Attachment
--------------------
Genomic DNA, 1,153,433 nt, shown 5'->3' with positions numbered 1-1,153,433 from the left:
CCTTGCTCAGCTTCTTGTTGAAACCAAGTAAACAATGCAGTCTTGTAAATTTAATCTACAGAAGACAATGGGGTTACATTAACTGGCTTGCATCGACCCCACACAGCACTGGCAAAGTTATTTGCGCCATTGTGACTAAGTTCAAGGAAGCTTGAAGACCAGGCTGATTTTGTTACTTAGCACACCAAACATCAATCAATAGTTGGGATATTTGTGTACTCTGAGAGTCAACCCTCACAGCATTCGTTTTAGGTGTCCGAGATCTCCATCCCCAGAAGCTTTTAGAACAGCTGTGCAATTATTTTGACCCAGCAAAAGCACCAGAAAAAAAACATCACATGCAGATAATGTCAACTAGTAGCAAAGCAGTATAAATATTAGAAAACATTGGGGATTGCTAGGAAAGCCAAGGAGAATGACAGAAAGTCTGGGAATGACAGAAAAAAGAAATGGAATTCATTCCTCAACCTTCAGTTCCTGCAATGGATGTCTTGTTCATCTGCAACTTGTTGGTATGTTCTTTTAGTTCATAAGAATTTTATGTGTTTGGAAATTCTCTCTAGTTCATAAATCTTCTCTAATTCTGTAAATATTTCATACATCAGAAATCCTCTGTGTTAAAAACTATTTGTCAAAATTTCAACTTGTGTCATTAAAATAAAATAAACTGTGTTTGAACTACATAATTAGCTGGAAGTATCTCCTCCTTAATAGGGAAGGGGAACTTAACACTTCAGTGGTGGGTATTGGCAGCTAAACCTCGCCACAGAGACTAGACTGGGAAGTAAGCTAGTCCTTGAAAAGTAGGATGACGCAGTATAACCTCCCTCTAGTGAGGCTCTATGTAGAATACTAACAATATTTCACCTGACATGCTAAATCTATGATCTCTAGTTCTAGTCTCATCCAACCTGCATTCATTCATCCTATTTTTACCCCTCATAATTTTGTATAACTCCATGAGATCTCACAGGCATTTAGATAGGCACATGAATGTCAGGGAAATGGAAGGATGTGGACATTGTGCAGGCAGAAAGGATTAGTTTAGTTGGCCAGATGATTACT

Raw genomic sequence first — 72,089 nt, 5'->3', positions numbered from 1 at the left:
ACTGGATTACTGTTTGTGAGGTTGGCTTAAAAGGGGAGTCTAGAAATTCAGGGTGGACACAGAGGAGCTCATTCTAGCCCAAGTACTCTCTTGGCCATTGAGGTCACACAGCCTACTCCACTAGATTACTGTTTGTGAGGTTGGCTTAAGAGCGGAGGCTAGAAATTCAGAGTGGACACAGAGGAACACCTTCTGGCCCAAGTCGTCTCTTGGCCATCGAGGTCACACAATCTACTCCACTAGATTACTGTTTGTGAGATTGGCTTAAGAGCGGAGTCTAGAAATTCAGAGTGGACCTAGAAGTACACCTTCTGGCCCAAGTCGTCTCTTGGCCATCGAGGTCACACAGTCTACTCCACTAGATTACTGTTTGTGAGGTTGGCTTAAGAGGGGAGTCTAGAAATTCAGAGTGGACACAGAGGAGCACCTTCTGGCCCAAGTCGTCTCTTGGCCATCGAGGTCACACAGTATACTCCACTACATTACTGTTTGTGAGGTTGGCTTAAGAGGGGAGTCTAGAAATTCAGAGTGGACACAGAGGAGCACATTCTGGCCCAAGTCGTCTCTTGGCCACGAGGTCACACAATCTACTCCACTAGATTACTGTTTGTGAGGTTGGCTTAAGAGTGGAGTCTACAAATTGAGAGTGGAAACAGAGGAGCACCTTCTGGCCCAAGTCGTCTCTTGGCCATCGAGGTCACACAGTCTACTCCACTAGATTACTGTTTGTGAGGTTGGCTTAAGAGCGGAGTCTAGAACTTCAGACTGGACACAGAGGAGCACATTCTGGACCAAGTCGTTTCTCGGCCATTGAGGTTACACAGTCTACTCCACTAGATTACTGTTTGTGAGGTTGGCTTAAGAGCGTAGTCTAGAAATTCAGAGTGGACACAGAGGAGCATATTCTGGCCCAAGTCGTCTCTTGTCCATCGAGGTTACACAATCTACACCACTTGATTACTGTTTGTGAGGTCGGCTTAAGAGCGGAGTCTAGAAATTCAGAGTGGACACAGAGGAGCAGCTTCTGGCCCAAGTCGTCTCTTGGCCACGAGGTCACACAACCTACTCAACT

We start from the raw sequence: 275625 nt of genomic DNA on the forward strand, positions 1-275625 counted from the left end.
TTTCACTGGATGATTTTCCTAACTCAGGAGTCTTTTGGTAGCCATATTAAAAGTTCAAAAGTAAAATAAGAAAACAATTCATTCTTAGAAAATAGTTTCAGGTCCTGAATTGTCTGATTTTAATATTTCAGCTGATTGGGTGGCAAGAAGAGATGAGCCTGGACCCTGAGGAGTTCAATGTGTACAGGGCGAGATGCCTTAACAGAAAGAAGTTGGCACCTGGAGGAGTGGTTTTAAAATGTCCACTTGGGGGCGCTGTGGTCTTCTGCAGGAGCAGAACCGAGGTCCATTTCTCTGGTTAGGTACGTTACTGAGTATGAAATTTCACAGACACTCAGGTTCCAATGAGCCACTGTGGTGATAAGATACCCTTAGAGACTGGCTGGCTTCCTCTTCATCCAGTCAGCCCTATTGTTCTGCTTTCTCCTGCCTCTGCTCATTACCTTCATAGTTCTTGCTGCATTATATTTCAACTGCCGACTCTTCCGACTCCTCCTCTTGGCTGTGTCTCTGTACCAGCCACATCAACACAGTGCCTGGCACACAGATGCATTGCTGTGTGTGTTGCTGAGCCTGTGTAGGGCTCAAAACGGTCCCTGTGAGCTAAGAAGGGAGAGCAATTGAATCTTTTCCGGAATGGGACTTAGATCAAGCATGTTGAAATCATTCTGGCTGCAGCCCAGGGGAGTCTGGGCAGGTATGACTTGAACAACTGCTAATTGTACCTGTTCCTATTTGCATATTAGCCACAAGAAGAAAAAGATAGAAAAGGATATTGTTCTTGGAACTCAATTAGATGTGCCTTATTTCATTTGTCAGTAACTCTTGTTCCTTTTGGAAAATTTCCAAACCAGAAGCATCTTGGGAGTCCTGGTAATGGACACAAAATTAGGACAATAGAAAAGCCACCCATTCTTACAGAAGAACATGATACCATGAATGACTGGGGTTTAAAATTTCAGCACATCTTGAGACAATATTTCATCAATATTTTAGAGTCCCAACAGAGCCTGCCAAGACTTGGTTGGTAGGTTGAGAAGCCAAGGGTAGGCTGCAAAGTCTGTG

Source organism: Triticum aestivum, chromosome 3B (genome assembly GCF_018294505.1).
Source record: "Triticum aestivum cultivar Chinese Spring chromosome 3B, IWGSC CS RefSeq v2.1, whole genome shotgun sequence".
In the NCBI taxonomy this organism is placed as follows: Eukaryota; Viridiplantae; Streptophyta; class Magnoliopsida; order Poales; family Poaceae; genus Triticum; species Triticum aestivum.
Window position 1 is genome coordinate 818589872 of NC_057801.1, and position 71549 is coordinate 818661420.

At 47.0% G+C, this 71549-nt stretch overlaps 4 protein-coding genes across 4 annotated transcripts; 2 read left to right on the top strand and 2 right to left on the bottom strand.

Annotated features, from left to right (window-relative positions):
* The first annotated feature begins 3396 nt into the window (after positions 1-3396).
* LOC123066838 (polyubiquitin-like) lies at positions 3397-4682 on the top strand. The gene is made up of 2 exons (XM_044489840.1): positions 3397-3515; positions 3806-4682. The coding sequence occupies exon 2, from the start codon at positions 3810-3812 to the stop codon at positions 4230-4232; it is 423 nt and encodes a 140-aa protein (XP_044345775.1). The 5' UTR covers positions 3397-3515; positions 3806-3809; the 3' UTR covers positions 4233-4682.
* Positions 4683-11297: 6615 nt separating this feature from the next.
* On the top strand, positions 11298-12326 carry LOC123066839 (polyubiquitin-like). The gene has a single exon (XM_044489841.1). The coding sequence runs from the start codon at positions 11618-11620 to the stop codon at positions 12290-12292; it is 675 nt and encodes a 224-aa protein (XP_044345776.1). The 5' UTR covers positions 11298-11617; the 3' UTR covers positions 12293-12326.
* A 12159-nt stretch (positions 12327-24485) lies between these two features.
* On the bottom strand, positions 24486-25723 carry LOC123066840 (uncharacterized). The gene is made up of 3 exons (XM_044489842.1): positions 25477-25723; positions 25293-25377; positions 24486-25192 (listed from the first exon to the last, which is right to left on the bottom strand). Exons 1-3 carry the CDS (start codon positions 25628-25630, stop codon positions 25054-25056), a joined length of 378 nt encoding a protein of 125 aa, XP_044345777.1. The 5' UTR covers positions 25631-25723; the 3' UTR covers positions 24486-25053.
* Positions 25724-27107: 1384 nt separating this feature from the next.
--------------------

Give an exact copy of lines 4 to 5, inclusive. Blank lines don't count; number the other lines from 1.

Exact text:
ACTGGATTACTGTTTGTGAGGTTGGCTTAAAAGGGGAGTCTAGAAATTCAGGGTGGACACAGAGGAGCTCATTCTAGCCCAAGTACTCTCTTGGCCATTGAGGTCACACAGCCTACTCCACTAGATTACTGTTTGTGAGGTTGGCTTAAGAGCGGAGGCTAGAAATTCAGAGTGGACACAGAGGAACACCTTCTGGCCCAAGTCGTCTCTTGGCCATCGAGGTCACACAATCTACTCCACTAGATTACTGTTTGTGAGATTGGCTTAAGAGCGGAGTCTAGAAATTCAGAGTGGACCTAGAAGTACACCTTCTGGCCCAAGTCGTCTCTTGGCCATCGAGGTCACACAGTCTACTCCACTAGATTACTGTTTGTGAGGTTGGCTTAAGAGGGGAGTCTAGAAATTCAGAGTGGACACAGAGGAGCACCTTCTGGCCCAAGTCGTCTCTTGGCCATCGAGGTCACACAGTATACTCCACTACATTACTGTTTGTGAGGTTGGCTTAAGAGGGGAGTCTAGAAATTCAGAGTGGACACAGAGGAGCACATTCTGGCCCAAGTCGTCTCTTGGCCACGAGGTCACACAATCTACTCCACTAGATTACTGTTTGTGAGGTTGGCTTAAGAGTGGAGTCTACAAATTGAGAGTGGAAACAGAGGAGCACCTTCTGGCCCAAGTCGTCTCTTGGCCATCGAGGTCACACAGTCTACTCCACTAGATTACTGTTTGTGAGGTTGGCTTAAGAGCGGAGTCTAGAACTTCAGACTGGACACAGAGGAGCACATTCTGGACCAAGTCGTTTCTCGGCCATTGAGGTTACACAGTCTACTCCACTAGATTACTGTTTGTGAGGTTGGCTTAAGAGCGTAGTCTAGAAATTCAGAGTGGACACAGAGGAGCATATTCTGGCCCAAGTCGTCTCTTGTCCATCGAGGTTACACAATCTACACCACTTGATTACTGTTTGTGAGGTCGGCTTAAGAGCGGAGTCTAGAAATTCAGAGTGGACACAGAGGAGCAGCTTCTGGCCCAAGTCGTCTCTTGGCCACGAGGTCACACAACCTACTCAACT

We start from the raw sequence: 275625 nt of genomic DNA on the forward strand, positions 1-275625 counted from the left end.